The Eviction Process in Illinois
With the world creeping back to normal in regard to the pandemic, eviction laws in Illinois are as well. During the pandemic emergency laws were passed, stalling all evictions. In Illinois specifically, Governor Pritzker signed an executive order making it harder to evict. The order was issued to expire June 30th but has been extended. There are numerous reasons why a landlord may decide to evict a tenant. Tenants should be aware that their landlords must issue them a notice prior to eviction.
Reasons for Eviction in Illinois
Evictions for Missing Rent Payments
First and probably the most common reason for eviction is missing your rent payments. In short, landlords are allowed to evict their tenants if they miss rent payments. Rent is considered late, the day after the payment was expected under Illinois law. So, if your rent payment is late, your landlord will be required to serve you with a 5-day notice prior to eviction. In addition, this 5-day notice gives the tenant 5 days to come up with their payment. Lastly, if you do not make your payment within this time, your landlord may evict you. Even if you pay after the fact, your landlord may still evict.
Evictions for Violating a Lease
When you sign a lease, it is your duty to uphold your side of the agreed upon lease. Tenants should be aware that landlords are not required to allow correction. With that being said, under certain circumstances, your landlord may allow corrections. In this situation a landlord must supply their tenant with a 10-day notice. Aspects which are considered are things like having too many people in your home or having a pet when it is not allowed. If a tenant fails to leave the property after the notice was given, landlords may evict.
No Lease or End of Lease Evictions
In Illinois, if a tenant stays beyond their lease agreement it is known as “holdover”, the landlord can evict them. Similarly, to other eviction types, a notice will be required of the landlord. This form of eviction almost always transpires from individuals who are at the end of their lease. In addition, tenants should know that landlords can choose not to renew your lease. Lastly, notices are still required from landlords.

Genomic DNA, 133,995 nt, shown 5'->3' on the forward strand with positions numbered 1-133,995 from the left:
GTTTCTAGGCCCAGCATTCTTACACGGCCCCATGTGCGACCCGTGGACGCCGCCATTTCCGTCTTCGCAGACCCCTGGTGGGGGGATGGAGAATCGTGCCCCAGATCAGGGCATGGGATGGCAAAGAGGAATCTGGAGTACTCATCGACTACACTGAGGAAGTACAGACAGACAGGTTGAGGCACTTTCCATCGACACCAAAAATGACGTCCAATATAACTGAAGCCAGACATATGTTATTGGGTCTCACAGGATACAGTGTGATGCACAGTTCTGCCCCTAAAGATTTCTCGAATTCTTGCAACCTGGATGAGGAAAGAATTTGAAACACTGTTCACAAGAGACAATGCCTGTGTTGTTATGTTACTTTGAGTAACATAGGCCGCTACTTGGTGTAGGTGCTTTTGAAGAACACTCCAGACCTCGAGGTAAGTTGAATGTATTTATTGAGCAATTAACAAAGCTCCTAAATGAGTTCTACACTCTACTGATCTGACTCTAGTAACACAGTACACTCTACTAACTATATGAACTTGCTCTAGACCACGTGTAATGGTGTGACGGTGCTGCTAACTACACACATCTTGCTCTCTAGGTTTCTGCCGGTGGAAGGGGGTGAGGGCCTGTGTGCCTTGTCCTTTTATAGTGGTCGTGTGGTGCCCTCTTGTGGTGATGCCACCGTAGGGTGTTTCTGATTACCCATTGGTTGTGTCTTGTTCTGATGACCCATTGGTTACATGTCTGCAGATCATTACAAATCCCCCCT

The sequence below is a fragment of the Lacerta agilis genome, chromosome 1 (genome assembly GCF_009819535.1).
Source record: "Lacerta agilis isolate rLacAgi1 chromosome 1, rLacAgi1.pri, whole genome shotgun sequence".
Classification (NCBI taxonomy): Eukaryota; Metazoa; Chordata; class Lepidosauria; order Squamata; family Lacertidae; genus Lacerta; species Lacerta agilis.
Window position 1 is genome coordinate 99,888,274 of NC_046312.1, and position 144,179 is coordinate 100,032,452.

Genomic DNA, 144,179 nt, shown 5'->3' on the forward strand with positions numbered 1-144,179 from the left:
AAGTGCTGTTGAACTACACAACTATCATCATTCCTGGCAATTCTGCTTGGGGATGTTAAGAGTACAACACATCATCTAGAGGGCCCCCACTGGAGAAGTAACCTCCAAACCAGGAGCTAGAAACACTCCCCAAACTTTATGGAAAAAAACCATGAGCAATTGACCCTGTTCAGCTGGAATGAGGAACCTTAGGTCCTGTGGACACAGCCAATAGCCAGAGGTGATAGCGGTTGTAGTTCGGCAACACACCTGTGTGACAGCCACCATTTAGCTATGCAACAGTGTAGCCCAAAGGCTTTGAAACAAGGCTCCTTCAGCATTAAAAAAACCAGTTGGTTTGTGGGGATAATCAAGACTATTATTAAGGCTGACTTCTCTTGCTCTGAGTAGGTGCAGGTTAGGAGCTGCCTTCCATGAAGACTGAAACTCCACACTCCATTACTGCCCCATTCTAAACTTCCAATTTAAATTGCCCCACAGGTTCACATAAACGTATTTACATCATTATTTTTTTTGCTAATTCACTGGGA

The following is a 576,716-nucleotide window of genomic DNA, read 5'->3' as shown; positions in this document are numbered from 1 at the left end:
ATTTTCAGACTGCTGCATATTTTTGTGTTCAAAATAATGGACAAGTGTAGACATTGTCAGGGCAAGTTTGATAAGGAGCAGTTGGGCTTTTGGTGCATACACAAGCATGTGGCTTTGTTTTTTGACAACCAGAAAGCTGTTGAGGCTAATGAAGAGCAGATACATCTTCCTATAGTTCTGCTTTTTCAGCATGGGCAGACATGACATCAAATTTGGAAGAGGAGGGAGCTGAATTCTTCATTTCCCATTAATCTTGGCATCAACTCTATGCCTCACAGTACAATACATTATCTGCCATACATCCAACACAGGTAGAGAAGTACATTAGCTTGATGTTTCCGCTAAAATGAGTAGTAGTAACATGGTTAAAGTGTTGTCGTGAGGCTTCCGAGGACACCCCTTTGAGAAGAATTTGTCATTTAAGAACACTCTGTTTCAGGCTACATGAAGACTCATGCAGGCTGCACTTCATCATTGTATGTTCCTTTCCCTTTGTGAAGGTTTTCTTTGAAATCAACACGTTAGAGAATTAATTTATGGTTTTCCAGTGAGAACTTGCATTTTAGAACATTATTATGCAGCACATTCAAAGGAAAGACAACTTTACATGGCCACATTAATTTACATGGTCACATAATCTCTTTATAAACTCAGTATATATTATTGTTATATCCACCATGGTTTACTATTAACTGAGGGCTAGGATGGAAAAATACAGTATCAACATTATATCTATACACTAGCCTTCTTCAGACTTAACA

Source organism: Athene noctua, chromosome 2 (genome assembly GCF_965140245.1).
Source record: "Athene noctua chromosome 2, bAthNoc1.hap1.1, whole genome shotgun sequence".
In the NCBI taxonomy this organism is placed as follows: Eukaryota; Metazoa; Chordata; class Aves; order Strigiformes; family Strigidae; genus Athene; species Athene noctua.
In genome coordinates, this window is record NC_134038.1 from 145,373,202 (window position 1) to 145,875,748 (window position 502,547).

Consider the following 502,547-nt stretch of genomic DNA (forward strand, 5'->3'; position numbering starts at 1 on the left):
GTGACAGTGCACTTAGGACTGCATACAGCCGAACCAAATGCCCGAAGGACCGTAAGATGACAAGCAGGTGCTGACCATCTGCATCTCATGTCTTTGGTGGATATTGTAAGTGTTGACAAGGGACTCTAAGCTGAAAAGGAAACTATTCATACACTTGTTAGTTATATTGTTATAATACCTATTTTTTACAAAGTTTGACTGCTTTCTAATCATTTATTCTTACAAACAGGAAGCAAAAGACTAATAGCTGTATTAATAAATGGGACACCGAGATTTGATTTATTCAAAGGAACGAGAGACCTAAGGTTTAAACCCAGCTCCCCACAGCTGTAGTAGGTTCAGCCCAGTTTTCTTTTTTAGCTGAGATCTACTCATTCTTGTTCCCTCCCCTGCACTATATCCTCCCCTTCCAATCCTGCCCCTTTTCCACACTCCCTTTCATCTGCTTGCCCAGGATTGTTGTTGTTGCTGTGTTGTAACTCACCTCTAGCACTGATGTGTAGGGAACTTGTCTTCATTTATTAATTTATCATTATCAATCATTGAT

- In cases where tenants pay weekly, landlords must provide a 7-day notice to quit.
- A 30-day notice to quit will be applied to any type of tenancy, besides year-to-year.
- In year-to-year leases a 60-day notice to quit is required.
Evictions on Foreclosed Rental Properties
In this instance a landlord must give their tenants a 90-day written notice. Evictions involving foreclosed rental properties do not consider any specifics regarding lease. In other word, a 90-day notice is required regardless if payments are week-to-week, month-to-month, or year-to-year.
Filing & Serving Complaints
The next step in the eviction process is for landlords to file a complaint in the appropriate circuit court. The filing fee to do so in Illinois is 225 dollars. Prior to a hearing, landlords will want to file their complaint with a sheriff for example. This must be done 3 days prior to your initial hearing. You may serve your tenant in any way that follows.
- Giving a copy to the tenant in person.
- Leaving a copy with someone at least 13 years old at the rental unit.
- Posting a copy on the rental property if all other methods fail.
Under Illinois law, in relation to the rules of civil proceedings, a hearing will be scheduled 7-40 days after the summons is filed. Tenants in Illinois do not have to file an answer to the court before the hearing and can argue the case in court. If tenants do not show up to their hearing, a judge will likely side with the landlord.
Writ of Execution
First, the writ of execution is a tenants last notice that they are being evicted. The writ of execution allots tenants time to clear the property of their personal belongings. In the event tenants do not clear out their place, a sheriff will likely be sent to escort you off the property.